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July 2, 2010 11:28 AM   Subscribe

70 years ago today, the Arandora Star was torpedoed and sunk off the coast of Ireland by Commander Günther Prien, famous for sinking the HMS Royal Oak at Scapa Flow. Prien had taken its grey livery to mean the Arandora Star was an armed merchant ship. Instead, it was carrying Italian and German internees to be held in Canada for the duration of the war.

At the start of the war, the Home Office decided to keep tabs on Italians and Germans living in Britain, and only a few suspected of collaboration were arrested. But after Mussolini brought Italy into the war on Germany's side, Churchill issued an order to 'collar the lot'. It was this that led to the arrest and detention of hundreds of foreign nationals living in Britain, some of whom were Nazi or Fascist sympathisers, but most of whom were 'restaurateurs, chefs and waiters who had been living in Britain for most of their adult lives.'

The Star carried lifeboats enough only for its original complement of 400. Between the prisoners, crew and military guard there were over 1700 on board when the ship was torpedoed. Bodies, wreckage and lifeboats washed up in Donegal, on Colonsay and on Mull. 446 Italians, 243 Germans and 97 British guards lost their lives, along with 55 of the Star's crew including her captain.

Although the lack of acknowledgement of the sinking has caused some ill feeling in the past, memorials to the tragedy are being constructed in Glasgow and in Cardiff. Some of the survivors and their relatives reminisce here and here.

Later in the war, the policy of the Home Office changed. German and Italian nationals were no longer sent to the dominions to be interned, but instead to the Isle of Man, in Douglas and in a camp called Knockaloe.

I have quite a personal connection to these events, because I'm from a Scots Italian family. One of my bisnonni was interned in Knockaloe, and released only when he was dying of pneumonia - he only lasted a couple of days after getting out, and never saw his family. Ironically, he was largely apolitical and didna care about the fascist party; my other bisnonno, however, was a paid-up member of the Partita Fascista Nazionale di Stirling, but nonetheless avoided internment because he was a naturalised British citizen with children serving in the Army. Looking through the list of Italian casualties, I also found a fellow I share a surname with and who comes from the same town as the Italian side of my family, so it looks like I have even more connections to it than I realised!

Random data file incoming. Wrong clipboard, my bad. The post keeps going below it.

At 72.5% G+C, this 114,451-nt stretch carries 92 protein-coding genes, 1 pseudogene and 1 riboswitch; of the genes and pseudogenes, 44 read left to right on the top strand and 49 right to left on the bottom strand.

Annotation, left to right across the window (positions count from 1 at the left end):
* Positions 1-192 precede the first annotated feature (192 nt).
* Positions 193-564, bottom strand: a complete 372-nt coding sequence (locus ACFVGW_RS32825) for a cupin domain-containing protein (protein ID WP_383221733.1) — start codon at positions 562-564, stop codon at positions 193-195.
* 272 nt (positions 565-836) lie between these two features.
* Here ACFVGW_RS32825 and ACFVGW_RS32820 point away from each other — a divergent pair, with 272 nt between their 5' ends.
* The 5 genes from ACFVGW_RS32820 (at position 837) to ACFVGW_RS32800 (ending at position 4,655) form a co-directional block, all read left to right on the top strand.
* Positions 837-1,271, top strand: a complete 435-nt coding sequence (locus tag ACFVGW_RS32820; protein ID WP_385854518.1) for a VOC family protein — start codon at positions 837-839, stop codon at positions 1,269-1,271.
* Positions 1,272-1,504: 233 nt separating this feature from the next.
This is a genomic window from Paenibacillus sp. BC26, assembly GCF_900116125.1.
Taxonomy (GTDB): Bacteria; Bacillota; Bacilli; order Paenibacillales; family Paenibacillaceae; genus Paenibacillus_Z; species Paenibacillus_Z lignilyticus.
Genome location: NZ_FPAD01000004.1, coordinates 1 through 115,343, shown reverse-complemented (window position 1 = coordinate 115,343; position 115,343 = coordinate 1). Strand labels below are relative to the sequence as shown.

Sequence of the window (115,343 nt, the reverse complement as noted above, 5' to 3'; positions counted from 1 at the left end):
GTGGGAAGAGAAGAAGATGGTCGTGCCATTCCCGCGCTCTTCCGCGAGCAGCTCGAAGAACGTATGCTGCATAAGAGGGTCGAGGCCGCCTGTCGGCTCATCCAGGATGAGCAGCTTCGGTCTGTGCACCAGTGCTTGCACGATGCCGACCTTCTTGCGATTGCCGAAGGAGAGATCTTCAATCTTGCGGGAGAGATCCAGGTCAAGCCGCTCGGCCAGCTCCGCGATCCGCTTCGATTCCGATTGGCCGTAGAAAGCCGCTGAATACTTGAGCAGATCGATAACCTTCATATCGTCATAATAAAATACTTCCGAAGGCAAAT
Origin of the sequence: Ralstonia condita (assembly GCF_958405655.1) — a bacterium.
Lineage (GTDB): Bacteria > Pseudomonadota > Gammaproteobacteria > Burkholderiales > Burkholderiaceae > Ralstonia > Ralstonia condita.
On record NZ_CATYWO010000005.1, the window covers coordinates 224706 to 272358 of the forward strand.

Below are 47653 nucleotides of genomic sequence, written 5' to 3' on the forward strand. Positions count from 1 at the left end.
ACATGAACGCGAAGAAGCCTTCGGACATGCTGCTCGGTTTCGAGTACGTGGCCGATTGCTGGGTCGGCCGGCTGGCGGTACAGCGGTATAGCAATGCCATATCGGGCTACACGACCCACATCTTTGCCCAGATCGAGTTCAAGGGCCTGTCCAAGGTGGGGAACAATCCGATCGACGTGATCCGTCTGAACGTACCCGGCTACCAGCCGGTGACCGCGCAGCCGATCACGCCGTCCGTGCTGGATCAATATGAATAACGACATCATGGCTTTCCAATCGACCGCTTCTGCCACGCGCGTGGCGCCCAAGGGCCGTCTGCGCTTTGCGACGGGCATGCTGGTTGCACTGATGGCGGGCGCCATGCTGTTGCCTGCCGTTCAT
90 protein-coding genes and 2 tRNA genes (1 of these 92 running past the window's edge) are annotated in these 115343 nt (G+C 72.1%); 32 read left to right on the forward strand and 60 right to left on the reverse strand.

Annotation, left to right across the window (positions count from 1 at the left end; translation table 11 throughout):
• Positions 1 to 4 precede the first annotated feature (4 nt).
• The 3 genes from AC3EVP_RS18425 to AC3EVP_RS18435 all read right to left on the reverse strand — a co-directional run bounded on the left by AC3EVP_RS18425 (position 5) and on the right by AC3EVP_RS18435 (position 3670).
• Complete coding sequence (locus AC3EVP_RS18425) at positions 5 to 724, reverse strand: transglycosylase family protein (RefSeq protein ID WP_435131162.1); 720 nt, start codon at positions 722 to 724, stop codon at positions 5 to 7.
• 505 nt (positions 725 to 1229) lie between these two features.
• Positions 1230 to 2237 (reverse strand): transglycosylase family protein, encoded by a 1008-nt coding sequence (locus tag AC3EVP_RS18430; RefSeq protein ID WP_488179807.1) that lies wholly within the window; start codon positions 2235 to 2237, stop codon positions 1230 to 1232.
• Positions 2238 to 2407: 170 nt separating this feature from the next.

posted by Dim Siawns (25 comments total) 6 users marked this as a favorite

 
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posted by kmz at 11:47 AM on July 2, 2010


This incident reminds us of a number of things, that WW II was conceived as a race war, not just by the Nazis but by everybody, and that it brought out the worst in people. People were interned just in case they might be disloyal (although they weren't) and then killed just in case they might be involved in merchant shipping (although they weren't). Pretty crazy. Now we have new wars and new craziness.
posted by grizzled at 11:50 AM on July 2, 2010 [1 favorite]


Now we have new wars and new craziness.

Humans have always found and will always find a way to rationalise the killing of "The Other", whether it's race, religion, land or for kicks.

Excellent post, thank you.
posted by WalterMitty at 12:01 PM on July 2, 2010 [1 favorite]


This incident reminds us of a number of things, that WW II was conceived as a race war, not just by the Nazis but by everybody
I think in this case the issue was citizenship, not race. People were interned for being citizens of enemy nations, not for being of Italian or German descent. That differentiates this from, for instance, Japanese internment in the US, which really was about race.

Lots of Jewish refugees who made their way to the UK were interned as enemy aliens, my great-aunt among them. My great-grandfather was similarly interned in France. I guess it's sort of understandable, but it always seemed to me like a remarkably cruel thing to do. I hadn't realized they'd rounded up longstanding residents, too, though.
posted by craichead at 12:07 PM on July 2, 2010 [1 favorite]


This incident reminds us of a number of things, that WW II was conceived as a race war, not just by the Nazis but by everybody, and that it brought out the worst in people. People were interned just in case they might be disloyal (although they weren't) and then killed just in case they might be involved in merchant shipping (although they weren't). Pretty crazy. Now we have new wars and new craziness.

In a word - rubbish. The Chamberlain government did not declare war on Germany in 1939 for racial reasons.
posted by A189Nut at 12:27 PM on July 2, 2010 [2 favorites]